Saturday, May 15, 2010
MUSCLE SORENESS , LACTIC ACID AND ANAEROBIC ATP -- CAPT AJIT VADAKAYIL
Human cellular produce adenosine triphosphate ATP is also known as the energy of life. Muscles use ATP as an energy source.
The cardiovascular system is limited in its ability to quickly deliver blood and oxygen to the working muscles. Because of this, during high intensity exercise, ATP is also provided by anaerobic metabolism that don't require an ongoing supply of oxygen. Anaerobic pathways can provide ATP immediately, but they also have limited stores that need to be refilled after they are used up.
ATP is created in essentially two ways. One is by aerobic metabolism using oxygen carried in the bloodstream. This is a sure and steady way to create virtually unlimited sources of energy; however, it has a limit on how fast it can work.
During intense power exercise, such as fast 100 metres sprinting or lifting heavy weights, muscles rely on anaerobic metabolism, which can only produce a certain amount of energy at a time, unlike the aerobic metabolism system, which can produce energy over hours like for a marathon runner .
Trained marathon runners have a greater ability to quickly deliver oxygen to the working muscles which increases the ability to use aerobic metabolism at a higher exercise intensity.
Lactic acid is a product of anaerobic energy production. When you work out, you stress the fibers in your muscles, causing them to break down. As these muscle fibers break down, your body responds by processing the by-products of intense muscular exertion (a complex chemical and mitochondrial process), which is also referred to as muscular acidosis, or lactic acid build up in the muscle tissue.
This process is accompanied by an aching soreness, varying from mild discomfort to serious pain. You will most likely feel the most soreness (related to your body processing the lactic acid buildup in your recovering muscle fibers) the second and third day after an intense workout.
Vitamin C and potassium a Both nutrients are also believed to speed the recovery and repair the stressed muscle fibers. Vitamin C can be found in citrus juice and supplements. Potassium is found in bananas and kiwi.
By drinking plenty of water, you can flush your body of excess lactic acid. When you take the time to stretch after exercising, you allow the muscles to release some of the lactic acid building up in the muscles. After several workouts, you’ll find your muscles suffer less and less from pain related to lactic acid build up. This is because the muscles adapt to the strain placed upon them.
Pain is a warning mechanism the threat of injury, to bodily tissues.
Large bulging muscles of wrestler is a good example of cellular adaptation The normal muscle cell might have 2,000 myofilaments, the hypertrophied cell might have 4,000 myofilaments. The workload can now be divided evenly among twice as many myofilaments, and the muscle cell is capable of more work.
The new cells are more robust than their fragile cousins. The individual can do wrestling without excessive fatigue, and no cell injury results from the hard session. A new level of equilibrium has been achieved by the process of cellular hypertrophy. A wrestler with this type of muscular development can be considered to be in excellent physical condition.
A large part of the loss of muscle mass with age is the result of disuse and atrophy rather than loss of muscle fibres. Muscles which are not used shrink at an alarming rate— disuse atrophy.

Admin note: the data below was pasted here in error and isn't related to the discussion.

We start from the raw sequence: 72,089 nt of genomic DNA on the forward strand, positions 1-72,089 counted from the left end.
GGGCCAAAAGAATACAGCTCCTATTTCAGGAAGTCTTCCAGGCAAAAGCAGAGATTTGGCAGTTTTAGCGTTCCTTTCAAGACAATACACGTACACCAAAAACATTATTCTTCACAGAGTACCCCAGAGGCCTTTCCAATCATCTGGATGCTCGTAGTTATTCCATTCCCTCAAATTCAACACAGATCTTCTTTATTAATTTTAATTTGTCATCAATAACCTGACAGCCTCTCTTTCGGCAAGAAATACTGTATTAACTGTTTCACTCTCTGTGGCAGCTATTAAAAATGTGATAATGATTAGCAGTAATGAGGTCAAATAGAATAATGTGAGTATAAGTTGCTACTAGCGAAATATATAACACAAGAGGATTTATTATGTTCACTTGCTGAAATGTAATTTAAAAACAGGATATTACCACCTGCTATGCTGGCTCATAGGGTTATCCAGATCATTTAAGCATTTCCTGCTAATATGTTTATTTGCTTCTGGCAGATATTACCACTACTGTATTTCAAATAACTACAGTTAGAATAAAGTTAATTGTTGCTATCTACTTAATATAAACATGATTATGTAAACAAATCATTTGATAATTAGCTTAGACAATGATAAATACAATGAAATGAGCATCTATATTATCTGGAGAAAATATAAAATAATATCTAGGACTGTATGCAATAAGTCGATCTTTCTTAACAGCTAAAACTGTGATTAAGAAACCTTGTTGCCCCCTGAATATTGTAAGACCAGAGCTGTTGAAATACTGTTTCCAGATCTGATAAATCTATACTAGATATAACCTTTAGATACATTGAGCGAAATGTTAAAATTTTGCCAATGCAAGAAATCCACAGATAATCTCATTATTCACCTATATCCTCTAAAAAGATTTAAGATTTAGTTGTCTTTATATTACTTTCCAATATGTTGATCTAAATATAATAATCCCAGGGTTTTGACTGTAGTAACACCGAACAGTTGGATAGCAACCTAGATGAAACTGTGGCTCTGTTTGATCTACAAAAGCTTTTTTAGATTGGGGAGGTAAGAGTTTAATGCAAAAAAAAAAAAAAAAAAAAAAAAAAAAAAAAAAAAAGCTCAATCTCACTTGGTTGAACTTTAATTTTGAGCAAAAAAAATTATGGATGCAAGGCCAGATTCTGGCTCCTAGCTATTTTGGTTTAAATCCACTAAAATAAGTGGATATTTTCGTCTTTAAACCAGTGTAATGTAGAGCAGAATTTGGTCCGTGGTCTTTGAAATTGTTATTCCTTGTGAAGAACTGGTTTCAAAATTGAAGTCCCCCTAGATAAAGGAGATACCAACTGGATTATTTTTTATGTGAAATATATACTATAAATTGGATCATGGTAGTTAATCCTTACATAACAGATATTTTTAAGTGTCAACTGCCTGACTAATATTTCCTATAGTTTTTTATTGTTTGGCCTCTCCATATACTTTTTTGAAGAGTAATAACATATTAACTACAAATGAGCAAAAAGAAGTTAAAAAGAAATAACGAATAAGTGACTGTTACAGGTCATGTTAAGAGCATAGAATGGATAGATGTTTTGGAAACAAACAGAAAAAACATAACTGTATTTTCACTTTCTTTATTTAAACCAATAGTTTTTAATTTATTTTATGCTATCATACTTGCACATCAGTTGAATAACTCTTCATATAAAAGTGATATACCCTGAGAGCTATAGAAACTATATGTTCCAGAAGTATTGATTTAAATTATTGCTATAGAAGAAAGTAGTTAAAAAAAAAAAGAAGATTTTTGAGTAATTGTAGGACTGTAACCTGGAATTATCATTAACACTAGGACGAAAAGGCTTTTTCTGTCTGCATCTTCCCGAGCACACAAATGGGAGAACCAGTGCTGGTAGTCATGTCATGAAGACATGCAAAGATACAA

The greatest myth propagated by sport coaches is that lactic acid is the cause of the stiffness felt after an event such as a marathon. Stiffness is caused mostly to damage to the muscle, and not an accumulation of lactic acid or lactic acid crystals in the muscle. Lactic acid does not exist as an acid in the body: it exists in another form called “lactate”, and it is this that is actually measured in the blood when “lactic acid” concentration is determined.
Another misconception is that lactate is responsible for acidifying the blood, thereby causing fatigue. To the contrary, lactate is actually an important fuel that is used by the muscles during prolonged exercise. Lactate released from the muscle is converted in the liver to glucose, which is then used as an energy source. So rather than cause fatigue, it actually helps to delay a possible lowering of blood glucose concentration, a condition called hypoglycemia, and which will cause a runner to feel weak and fatigued if it occurs.
Muscle cells convert glucose or glycogen to lactic acid. Then lactic acid is absorbed converted to a fuel by mitochondria in muscle cells.
By training at a high intensity (lactate threshold training) the body creates additional proteins that help absorb and convert lactic acid to energy. Thus when muscle is rebuild after a power isometric workout , the secreted hormone builds the muscles by redirecting fat from the abdomen area of men – butt for women.
A kilo of waste fat requires 7000 calories. 300 calories is burnt in one hour of brisk walking. ( it is K calories !)
By sipping ice cold water every 20 minutes during the day you provide a clear repeated signal to your metabolism to keep your energy and alertness levels higher. When ice water reaches the stomach it stimulates increased energy production though out the body and raise alertness. It also causes loss of excess body fat. One way to FOOL YOUR METABOLISM.
Hypertension is a drought management system of the body , where reverse osmosis takes place to refill the cells with water. Doctors do the reverse — they happily prescribe diuretics.
Think about it!
CAPT AJIT VADAKAYIL